IAM says more action needed to cut UK road casualty numbers
First publishedon www.WorldHighways.com
IAM (Institute of Advanced Motorists) director Neil Greig said “much more” needed to be done to sustain an encouraging drop in the latest published quarterly road casualty statistics for the UK.
The latest Department for Transport figures revealed 400 people were killed in road accidents in Britain between April-June 2012 – down 18% than the 487 killed over the same period of 2011. The total number of casualties was 47,880 between April-June 2012, a fall of 7% on the 51,580 in Q2 2011.
However, further DoT figures showed there had been a significant rise in some road casualty recording categories the year to June 30, 2012 compared to the previous 12 months.
The number of cyclists killed or seriously injured rose 9% from 2,950 to 3,210. This is also a 27% rise on the average number of cyclists killed or seriously injured between 2005 and 2009.
The number of motorcyclists killed or seriously injured rose 5% in the year to June 30, 2012, from 5,207 in 2010/11 to 5,450.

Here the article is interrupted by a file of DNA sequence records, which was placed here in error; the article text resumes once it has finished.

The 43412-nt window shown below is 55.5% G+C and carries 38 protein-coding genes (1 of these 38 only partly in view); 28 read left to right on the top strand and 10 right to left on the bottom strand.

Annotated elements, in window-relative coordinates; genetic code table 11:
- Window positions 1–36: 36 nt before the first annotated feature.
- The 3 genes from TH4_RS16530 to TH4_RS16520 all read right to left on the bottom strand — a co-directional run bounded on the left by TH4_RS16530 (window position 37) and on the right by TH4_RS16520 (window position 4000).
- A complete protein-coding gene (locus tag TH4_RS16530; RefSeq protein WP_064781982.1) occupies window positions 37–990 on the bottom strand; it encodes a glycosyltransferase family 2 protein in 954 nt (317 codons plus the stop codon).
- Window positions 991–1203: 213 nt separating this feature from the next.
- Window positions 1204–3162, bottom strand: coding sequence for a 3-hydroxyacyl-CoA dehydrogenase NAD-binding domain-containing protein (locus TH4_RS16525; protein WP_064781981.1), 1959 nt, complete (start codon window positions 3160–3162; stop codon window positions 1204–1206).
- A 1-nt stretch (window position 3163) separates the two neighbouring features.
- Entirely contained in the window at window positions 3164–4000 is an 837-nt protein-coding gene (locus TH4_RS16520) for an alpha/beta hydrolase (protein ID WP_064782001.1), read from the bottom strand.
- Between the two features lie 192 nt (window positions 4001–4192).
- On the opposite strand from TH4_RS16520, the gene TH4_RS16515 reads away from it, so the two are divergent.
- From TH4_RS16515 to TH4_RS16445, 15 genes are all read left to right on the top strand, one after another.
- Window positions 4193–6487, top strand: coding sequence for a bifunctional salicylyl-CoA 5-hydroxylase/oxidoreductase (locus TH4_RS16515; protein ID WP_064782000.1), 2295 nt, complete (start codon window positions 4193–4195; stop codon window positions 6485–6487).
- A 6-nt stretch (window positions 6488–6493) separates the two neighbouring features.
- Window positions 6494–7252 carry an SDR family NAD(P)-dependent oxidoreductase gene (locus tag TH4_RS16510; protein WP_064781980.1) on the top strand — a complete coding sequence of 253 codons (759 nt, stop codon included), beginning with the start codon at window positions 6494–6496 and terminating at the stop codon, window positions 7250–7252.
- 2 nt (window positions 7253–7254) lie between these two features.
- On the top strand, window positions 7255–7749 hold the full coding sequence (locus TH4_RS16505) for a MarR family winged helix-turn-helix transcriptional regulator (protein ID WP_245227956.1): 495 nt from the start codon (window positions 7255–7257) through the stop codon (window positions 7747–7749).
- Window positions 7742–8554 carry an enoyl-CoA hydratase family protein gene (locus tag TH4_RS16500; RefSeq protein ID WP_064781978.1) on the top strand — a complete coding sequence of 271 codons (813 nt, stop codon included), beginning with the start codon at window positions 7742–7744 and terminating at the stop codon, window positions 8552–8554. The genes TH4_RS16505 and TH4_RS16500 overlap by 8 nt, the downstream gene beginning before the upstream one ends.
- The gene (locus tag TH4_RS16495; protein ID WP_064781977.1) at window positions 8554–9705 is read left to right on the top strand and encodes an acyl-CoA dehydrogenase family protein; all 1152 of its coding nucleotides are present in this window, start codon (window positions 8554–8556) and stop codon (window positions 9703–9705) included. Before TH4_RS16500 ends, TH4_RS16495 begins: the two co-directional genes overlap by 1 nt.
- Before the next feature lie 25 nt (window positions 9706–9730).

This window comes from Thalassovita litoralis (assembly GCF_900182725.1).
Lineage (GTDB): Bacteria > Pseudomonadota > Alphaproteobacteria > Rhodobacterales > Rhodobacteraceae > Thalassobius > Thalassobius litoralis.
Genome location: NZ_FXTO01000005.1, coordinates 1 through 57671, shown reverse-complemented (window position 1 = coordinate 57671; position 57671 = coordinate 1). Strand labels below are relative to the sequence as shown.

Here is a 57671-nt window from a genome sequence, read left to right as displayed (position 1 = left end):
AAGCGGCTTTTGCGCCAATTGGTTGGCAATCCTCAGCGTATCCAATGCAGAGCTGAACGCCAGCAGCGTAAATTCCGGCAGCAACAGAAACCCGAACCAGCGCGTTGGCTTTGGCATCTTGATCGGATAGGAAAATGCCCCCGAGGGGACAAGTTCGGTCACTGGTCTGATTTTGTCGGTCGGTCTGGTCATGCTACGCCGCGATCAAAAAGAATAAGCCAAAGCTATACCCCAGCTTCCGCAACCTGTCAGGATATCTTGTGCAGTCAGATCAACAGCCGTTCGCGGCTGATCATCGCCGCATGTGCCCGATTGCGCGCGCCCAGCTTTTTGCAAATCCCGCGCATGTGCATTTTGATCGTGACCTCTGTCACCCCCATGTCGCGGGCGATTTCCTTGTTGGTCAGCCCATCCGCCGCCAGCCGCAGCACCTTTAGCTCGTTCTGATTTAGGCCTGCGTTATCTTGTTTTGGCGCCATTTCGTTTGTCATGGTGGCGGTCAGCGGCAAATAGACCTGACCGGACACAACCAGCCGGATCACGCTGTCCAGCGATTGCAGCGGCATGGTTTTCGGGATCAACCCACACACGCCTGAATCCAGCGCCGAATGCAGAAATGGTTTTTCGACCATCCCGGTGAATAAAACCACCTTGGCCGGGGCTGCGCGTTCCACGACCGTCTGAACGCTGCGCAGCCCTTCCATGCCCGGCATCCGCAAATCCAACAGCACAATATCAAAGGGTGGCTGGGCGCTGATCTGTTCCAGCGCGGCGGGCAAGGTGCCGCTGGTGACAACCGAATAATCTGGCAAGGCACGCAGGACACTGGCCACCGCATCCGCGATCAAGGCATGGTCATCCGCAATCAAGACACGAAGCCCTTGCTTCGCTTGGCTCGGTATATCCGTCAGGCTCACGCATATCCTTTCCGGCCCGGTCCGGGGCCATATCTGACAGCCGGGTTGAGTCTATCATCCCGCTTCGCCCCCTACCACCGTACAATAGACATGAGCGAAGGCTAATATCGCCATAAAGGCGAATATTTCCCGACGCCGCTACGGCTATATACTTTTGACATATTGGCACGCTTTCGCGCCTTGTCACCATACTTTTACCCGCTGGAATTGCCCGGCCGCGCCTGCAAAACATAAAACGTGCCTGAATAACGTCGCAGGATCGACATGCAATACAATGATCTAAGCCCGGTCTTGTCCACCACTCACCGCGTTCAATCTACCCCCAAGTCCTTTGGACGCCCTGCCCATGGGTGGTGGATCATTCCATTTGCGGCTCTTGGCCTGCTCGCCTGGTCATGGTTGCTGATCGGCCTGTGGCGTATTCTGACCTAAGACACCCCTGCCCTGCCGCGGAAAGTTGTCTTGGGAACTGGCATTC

The number of pedestrians killed or seriously injured rose 5% in the 12 months to June 30 this year, from 5,701 in 2010/11 to 5,970.
Commenting on the figures, Greig said: “In the six months before these results there were increases in the numbers killed and seriously injured. This [Q2 2012] drop has not made up for that. We need to do much more to turn this quarter’s figures into a trend. Upgrading roads, targeted safety campaigns and measures to improve road user awareness among new drivers are needed too.
“The drop in road casualties is really good news but the Department for Transport admits that it is likely to be linked to this year’s wet weather. We shouldn’t rely on a few months of dodgy weather to get cyclists and motorcyclists casualties down.”